Dehcho First Nations reject new NWT fracking rules

Dehcho First Nations reject new NWT fracking rules
Residents of Fort Simpson take part in a public meeting on the NWT’s newly proposed regulations for hydraulic fracturing, hosted by a panel from Industry, Tourism and Investment.Photo: Jim Antoine/Twitter.

Creating new regulations for hydraulic fracturing, or fracking, in the Northwest Territories is putting the cart before the horse when it comes to the Dehcho region, First Nations leaders said last week in Fort Simpson.

Representatives of the Dehcho First Nations (DFN) voiced a resounding ‘no’ to the GNWT panel that visited Fort Simpson last Tuesday to engage the public on new rules for oil and gas companies wanting to conduct horizontal fracking in the territory.

“DFN will not allow or consent to hydraulic fracturing of oil and gas reserves in Dehcho traditional territory,” reads the First Nations’ statement to the panel. “We consider the proposed GNWT regulations illegitimate and improper. We expect you to take ‘no’ for an answer.”

DFN Grand Chief Herb Norwegian couldn’t be present at the meeting due to ongoing land claim negotiations with the GNWT in Yellowknife, but sent resource management coordinator Dahti Tsetso with the statement outlining DFN’s position.

According to the chief, the new rules are a violation of the existing Interim Measures Agreement (IMA) for the region that is still negotiating its land claim. In the IMA, the Crown must confirm explicit support or non-support from the First Nations for oil and gas issuances on Dehcho territory.

“Jurisdiction over oil and gas developments of any kind – including fracking – is still unresolved between DFN and the Crown under the Dehcho Process,” the statement reads.

“The GNWT’s move to bring forward new terms and conditions for oil and gas exploration by introducing new fracking regulations without the support of affected DFNs is not permitted under the terms of the IMA.”

The statement also outlines concerns DFN has with the possible environmental impacts from fracking, including air pollution, surface and groundwater contamination, and impacts on ecosystems.

Industry, Tourism and Investment Minister Dave Ramsay said there have been no oil and gas issuances in the Dehcho and therefore the IMA has been respected.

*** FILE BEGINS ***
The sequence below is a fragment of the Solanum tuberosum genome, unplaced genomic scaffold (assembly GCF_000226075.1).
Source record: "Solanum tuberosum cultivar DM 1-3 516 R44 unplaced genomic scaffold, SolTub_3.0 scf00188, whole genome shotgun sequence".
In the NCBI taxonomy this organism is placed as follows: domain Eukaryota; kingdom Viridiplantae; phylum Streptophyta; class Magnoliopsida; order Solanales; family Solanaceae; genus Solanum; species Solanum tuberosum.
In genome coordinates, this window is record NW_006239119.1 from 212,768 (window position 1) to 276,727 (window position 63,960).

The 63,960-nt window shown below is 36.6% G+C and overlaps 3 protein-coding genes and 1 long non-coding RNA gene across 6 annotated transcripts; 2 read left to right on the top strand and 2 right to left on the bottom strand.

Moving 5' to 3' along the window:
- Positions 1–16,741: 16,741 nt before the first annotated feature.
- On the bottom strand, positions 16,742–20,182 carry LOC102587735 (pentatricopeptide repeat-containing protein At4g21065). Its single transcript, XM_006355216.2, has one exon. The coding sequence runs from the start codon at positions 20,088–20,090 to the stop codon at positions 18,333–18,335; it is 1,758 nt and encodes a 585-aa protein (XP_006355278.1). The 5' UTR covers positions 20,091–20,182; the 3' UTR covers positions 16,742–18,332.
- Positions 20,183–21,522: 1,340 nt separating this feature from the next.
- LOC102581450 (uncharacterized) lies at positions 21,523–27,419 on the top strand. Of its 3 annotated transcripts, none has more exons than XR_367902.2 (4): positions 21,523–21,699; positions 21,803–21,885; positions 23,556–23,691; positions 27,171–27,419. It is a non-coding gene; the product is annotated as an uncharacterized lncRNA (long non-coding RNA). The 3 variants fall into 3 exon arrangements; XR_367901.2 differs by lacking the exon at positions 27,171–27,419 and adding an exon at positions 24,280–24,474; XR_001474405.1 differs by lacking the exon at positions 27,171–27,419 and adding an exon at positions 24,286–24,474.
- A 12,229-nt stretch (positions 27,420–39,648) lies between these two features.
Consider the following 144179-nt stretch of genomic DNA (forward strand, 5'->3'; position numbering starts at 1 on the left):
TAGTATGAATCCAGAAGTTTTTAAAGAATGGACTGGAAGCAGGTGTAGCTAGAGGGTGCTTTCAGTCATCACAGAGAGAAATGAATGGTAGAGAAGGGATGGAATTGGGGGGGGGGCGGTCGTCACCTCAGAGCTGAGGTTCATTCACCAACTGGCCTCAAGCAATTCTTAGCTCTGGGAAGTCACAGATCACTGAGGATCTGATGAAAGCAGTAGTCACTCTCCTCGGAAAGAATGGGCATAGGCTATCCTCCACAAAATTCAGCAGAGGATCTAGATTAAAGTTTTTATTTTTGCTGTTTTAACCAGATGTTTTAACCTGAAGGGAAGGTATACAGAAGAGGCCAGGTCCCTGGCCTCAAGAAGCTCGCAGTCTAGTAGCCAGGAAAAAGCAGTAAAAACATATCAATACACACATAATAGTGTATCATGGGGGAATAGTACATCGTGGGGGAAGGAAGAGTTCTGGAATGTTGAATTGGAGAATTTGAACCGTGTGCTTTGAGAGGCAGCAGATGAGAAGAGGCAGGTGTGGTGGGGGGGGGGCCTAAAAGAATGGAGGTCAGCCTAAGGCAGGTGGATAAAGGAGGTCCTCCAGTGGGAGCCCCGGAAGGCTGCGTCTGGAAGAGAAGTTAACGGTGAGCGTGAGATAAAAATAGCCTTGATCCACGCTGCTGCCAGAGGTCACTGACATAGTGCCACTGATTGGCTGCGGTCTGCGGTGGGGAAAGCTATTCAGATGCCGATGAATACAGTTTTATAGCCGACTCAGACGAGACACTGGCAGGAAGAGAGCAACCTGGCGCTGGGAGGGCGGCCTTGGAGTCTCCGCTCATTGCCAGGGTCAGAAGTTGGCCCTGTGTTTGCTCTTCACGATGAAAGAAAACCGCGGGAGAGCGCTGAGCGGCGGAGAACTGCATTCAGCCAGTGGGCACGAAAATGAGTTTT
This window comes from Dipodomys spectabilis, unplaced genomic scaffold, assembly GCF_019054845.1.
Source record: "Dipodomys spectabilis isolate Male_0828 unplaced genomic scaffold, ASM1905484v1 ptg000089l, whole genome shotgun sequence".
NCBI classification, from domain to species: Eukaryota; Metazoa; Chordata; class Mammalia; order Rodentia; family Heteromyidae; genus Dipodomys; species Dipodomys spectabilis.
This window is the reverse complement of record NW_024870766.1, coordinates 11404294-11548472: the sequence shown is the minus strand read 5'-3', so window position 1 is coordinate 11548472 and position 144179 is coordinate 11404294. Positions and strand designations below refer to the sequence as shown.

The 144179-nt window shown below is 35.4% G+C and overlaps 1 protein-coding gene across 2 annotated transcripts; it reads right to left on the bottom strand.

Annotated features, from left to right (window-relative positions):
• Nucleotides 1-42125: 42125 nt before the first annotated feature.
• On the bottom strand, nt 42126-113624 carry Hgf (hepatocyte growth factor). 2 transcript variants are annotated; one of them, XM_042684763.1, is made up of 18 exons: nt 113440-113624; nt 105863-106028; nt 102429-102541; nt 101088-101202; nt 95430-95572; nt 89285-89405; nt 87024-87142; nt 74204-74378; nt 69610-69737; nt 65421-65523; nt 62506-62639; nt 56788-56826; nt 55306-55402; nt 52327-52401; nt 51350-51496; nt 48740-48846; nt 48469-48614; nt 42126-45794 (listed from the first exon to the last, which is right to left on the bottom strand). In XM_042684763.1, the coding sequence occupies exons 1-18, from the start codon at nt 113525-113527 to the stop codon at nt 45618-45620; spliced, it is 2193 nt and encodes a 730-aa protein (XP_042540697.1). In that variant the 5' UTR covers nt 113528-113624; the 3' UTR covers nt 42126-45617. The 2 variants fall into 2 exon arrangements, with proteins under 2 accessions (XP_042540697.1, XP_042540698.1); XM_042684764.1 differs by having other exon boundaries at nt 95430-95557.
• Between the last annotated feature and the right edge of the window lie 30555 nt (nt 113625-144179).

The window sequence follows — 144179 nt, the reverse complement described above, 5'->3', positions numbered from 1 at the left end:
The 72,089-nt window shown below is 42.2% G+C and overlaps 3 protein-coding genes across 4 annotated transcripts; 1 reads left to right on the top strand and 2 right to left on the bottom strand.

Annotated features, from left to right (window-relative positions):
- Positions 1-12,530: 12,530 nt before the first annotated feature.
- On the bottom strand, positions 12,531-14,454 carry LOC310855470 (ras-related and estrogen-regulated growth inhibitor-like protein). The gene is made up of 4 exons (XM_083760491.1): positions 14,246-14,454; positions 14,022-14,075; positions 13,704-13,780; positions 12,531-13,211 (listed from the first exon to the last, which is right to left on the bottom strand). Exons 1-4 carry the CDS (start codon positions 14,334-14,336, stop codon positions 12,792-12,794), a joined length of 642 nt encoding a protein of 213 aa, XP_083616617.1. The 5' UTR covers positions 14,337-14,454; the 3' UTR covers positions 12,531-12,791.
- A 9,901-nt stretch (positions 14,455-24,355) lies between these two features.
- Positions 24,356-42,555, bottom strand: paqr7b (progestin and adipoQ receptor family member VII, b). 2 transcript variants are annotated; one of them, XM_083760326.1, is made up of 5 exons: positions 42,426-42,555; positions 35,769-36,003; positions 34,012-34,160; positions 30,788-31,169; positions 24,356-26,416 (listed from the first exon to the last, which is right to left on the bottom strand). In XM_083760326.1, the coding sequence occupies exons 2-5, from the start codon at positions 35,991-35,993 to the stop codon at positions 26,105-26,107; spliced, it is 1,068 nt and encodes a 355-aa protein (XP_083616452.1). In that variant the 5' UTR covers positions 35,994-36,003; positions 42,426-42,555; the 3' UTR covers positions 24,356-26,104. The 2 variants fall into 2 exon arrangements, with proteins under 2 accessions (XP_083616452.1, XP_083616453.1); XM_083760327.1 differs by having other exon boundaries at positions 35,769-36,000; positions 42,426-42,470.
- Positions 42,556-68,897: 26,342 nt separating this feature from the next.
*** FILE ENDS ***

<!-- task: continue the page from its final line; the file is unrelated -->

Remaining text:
“The government has not initiated an oil and gas exploration issuance cycle in the Dehcho at this time,” he said in a written response to The Journal. “Should one occur in the future, it will be conducted according to established legislation regulating development in the Mackenzie Valley and commitments set out in agreements with Aboriginal governments.”

Ramsay added that the regulations are consistent with the GNWT’s commitment to strengthen existing rules handed over to the territory through devolution.

This is not the first time the Dehcho has said ‘no’ to fracking. In 2013, the Liidlii Kue First Nation in Fort Simpson passed a resolution calling for a moratorium on fracking until further research could be conducted on impacts to the land, water and human health, and until there were proper regulatory requirements and safeguards in place for the unconventional drilling process to proceed.

The GNWT panel has been touring communities throughout the territory since Apr. 9, stopping in Inuvik, Fort Good Hope, Tulita and Norman Wells before heading to Fort Simpson and Nahanni Butte.

Further public meetings will be held in Fort Liard, Hay River, Fort Smith and Yellowknife, with dates to be determined.

The draft regulations will be available for comment for 90 days, or until the end of June. They can be found online at www.iti.gov.nt.ca.

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